Five stars, no questions.  But seriously, read A Restored Man first.  Cole is worth it, but it’ll also set you up to truly appreciate Aidan’s redemption.

#T5W – Books I liked with tropes I usually hate

I’ve just joined the Top 5 Wednesday group. I found them when I read Sionna’s response to this topic over at Books In Her Eyes. I like books and I like lists, so this group suits me well. I wish we had the freedom to go back and answer whatever random past topics appealed to us, but we’ve been told to ‘be patient, they’ll eventually come around again’, so I’ll try and just stick to August’s topics for August. I will do last week’s though, just because I can.

So, five books that I enjoyed that used tropes I usually hate.  Let’s see…

Second chances

Burn (Brothers of Ink and Steel #2)

I dislike the second chances trope, because I’m inclined to think that if it didn’t work out the first time, it wasn’t meant to be.  There’s definitely part of me that resents all the wasted time too, time that could have been spent together as a couple.  But Burn by Allie Juliette Mousseau is well worth the read.  It’s the second book in the Brothers of Ink and Steel series, but can be read as a standalone.  Liam and Quinn met on the streets, living rough, and quickly formed a powerful bond.  They finally find safety and a group of close friends in Cade North’s group home but Liam and Quinn have a special connection.  They’re going to get married when they turn eighteen.  Then tragedy strikes and Quinn leaves, and Liam is left alone.  When they meet again, they have to decide if they can set the past at rest and create a new beginning.  Five stars.

Instalove

A Sorceress of His Own (The Gifted Ones, #1)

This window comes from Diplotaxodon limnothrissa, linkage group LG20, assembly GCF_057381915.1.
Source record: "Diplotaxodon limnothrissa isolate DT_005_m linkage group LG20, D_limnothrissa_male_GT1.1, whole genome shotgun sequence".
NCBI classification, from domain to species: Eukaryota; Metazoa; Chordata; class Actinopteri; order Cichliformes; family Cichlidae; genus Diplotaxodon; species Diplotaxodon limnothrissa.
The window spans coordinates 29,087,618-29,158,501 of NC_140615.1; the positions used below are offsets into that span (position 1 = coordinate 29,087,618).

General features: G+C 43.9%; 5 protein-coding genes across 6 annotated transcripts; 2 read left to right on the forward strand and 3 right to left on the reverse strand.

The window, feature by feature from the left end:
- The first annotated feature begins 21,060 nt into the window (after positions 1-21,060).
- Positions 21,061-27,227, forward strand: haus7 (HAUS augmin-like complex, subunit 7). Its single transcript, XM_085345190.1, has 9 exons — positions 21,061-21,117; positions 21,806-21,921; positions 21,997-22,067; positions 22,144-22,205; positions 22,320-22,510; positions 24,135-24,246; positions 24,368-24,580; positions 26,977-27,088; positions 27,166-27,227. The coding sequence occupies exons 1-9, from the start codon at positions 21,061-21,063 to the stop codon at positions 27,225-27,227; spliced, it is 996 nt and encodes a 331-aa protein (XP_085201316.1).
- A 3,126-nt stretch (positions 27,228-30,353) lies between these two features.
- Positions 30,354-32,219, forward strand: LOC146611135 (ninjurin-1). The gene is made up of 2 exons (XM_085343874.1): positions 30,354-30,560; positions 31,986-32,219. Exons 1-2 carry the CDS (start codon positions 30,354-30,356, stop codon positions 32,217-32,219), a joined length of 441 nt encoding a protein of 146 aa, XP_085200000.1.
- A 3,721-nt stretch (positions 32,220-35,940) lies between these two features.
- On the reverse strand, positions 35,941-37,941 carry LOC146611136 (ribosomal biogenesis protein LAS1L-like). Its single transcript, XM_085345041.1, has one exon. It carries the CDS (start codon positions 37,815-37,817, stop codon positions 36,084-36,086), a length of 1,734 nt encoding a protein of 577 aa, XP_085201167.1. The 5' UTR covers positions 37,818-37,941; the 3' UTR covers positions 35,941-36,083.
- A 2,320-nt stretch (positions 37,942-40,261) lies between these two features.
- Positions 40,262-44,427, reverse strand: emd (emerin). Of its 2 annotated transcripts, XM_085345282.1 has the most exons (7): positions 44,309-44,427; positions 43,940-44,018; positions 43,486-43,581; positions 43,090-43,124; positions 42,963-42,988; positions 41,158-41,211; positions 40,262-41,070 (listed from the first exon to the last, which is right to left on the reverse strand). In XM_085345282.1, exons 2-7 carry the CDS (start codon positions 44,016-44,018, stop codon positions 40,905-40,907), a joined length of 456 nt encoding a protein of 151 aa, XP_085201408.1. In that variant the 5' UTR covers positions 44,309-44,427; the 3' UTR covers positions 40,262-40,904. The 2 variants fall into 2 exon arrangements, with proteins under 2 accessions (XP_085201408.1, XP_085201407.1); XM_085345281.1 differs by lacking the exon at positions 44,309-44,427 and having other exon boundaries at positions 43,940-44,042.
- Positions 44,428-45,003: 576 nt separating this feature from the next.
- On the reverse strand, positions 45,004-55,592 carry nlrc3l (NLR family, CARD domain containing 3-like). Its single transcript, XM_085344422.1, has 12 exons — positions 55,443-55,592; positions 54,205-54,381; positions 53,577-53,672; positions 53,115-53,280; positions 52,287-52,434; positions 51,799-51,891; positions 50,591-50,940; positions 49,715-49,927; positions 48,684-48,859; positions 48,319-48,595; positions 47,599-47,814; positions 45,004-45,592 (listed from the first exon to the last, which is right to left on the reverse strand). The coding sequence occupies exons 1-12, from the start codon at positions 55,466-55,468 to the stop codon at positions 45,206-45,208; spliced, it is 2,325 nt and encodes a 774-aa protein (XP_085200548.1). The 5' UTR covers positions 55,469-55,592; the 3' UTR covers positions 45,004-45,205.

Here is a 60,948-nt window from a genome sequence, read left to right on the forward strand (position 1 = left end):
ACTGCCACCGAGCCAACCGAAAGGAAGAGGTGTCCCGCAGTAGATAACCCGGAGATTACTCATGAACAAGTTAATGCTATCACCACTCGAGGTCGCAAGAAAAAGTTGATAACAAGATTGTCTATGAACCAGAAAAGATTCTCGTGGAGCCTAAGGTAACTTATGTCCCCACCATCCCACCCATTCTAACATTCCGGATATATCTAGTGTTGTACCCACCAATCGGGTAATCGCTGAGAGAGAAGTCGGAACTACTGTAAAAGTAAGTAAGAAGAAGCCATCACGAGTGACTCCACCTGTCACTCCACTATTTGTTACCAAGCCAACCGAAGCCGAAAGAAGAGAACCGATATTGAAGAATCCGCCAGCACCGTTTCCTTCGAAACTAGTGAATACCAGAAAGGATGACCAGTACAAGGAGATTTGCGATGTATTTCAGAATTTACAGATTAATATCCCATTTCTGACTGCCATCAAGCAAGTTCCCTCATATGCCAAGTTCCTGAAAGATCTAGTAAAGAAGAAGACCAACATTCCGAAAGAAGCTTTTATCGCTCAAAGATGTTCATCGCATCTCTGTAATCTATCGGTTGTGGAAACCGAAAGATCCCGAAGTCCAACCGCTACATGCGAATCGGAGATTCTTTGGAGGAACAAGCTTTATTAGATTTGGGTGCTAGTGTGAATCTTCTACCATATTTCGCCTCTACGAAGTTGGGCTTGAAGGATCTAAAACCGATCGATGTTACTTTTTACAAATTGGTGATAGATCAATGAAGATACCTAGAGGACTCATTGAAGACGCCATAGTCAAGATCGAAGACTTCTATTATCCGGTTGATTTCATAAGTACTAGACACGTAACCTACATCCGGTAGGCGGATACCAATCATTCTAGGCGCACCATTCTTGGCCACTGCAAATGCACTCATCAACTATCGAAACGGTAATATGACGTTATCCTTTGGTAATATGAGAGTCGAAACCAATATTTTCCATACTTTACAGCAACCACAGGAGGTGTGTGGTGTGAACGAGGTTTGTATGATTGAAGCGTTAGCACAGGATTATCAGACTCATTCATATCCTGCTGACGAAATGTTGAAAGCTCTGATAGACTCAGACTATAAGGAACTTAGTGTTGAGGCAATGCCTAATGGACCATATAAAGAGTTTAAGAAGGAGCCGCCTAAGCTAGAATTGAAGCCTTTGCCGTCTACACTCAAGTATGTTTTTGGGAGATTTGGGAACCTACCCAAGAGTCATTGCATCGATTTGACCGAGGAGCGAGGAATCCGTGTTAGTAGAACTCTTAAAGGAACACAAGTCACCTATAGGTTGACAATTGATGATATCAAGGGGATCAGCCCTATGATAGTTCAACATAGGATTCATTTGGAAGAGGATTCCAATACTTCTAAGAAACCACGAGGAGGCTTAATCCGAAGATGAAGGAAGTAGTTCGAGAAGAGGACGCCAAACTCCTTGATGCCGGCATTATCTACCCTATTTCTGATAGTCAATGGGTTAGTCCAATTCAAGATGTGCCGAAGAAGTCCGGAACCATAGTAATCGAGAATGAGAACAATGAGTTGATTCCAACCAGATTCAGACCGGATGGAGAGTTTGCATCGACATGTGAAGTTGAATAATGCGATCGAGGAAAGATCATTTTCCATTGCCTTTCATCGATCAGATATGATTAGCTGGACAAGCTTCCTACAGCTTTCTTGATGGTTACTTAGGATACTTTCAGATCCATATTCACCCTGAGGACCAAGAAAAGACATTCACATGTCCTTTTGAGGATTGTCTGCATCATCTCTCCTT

It’s not really obvious at first glance, but there’s definitely instalove in this book.  Alyssa fell in love with Dylan the first time she saw him, even though she was far too young to even know what love was then.

He turned to her, his features alight with curiosity. “Know you of love, then?”
Aye, ever since she was a child and had witnessed – from a distance – his kindness toward her grandmother, his defence of her when others repudiated her.

It’s made very clear that Alyssa takes the job as Dylan’s seer because she’s in love with him.  But the story is very cleverly told, and the story is told over quite a long time (although perhaps only months if you take out the first chapter).  Alyssa works for Dylan for years before he learns the truth about her.  There’s an aspect of paranormal, it’s set in medieval times, and it’s a damn good read.  It’s also a prelude to Dianne Duvall’s fantastic Immortal Guardians series, which is also well worth reading. Five stars.

Misguided motives

Shattered Dreams

Misguided motives is where one person agrees to do something in order to get some reward, and then of course the other person finds out they were only in it for themselves and ends up hurt.  It’s very closely tied to ‘If only they’d talked’.  Ugh.